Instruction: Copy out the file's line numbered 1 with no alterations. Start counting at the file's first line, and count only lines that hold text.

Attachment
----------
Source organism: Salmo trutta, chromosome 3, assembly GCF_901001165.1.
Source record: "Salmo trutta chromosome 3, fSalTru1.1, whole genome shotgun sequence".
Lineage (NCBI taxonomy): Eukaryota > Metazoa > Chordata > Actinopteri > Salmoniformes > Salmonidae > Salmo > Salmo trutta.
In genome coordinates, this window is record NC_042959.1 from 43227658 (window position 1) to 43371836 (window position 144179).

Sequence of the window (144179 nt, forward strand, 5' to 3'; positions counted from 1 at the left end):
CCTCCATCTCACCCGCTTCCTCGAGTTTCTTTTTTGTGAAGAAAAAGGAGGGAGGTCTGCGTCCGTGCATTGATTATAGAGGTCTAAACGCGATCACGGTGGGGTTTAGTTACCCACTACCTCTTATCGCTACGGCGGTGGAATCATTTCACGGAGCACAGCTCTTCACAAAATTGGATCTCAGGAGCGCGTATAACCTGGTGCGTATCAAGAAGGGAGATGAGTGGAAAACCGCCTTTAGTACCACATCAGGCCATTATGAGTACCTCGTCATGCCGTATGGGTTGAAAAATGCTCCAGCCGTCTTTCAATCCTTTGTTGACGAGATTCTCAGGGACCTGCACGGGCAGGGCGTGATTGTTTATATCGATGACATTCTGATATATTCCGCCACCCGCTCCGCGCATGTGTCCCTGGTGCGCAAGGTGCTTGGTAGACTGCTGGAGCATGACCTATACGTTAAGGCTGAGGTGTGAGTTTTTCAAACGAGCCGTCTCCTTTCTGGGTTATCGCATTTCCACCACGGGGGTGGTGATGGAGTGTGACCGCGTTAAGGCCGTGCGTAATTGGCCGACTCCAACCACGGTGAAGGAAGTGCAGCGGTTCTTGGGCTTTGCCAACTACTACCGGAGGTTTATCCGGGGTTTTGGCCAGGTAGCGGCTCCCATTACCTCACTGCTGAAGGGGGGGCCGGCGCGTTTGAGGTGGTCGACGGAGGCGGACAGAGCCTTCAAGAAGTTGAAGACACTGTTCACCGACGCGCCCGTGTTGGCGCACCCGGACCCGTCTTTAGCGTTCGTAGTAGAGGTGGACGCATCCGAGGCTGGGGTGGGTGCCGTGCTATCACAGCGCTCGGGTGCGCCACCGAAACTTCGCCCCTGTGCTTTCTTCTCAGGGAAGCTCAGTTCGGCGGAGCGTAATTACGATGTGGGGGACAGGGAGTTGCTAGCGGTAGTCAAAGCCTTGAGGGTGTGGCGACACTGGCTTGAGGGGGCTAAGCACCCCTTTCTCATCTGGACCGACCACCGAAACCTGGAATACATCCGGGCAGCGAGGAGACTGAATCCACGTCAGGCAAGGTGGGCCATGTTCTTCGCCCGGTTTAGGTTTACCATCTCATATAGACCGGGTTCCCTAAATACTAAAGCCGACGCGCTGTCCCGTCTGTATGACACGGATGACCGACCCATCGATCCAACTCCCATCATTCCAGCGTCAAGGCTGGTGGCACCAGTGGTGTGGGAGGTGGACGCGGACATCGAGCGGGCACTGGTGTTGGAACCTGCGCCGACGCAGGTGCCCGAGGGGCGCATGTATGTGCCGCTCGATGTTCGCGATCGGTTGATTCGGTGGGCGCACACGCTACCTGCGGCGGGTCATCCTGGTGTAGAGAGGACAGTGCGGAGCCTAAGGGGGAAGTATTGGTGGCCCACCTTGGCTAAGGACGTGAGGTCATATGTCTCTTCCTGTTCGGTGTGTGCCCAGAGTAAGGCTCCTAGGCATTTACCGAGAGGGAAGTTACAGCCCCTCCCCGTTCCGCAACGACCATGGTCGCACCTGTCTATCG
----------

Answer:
Source organism: Salmo trutta, chromosome 3, assembly GCF_901001165.1.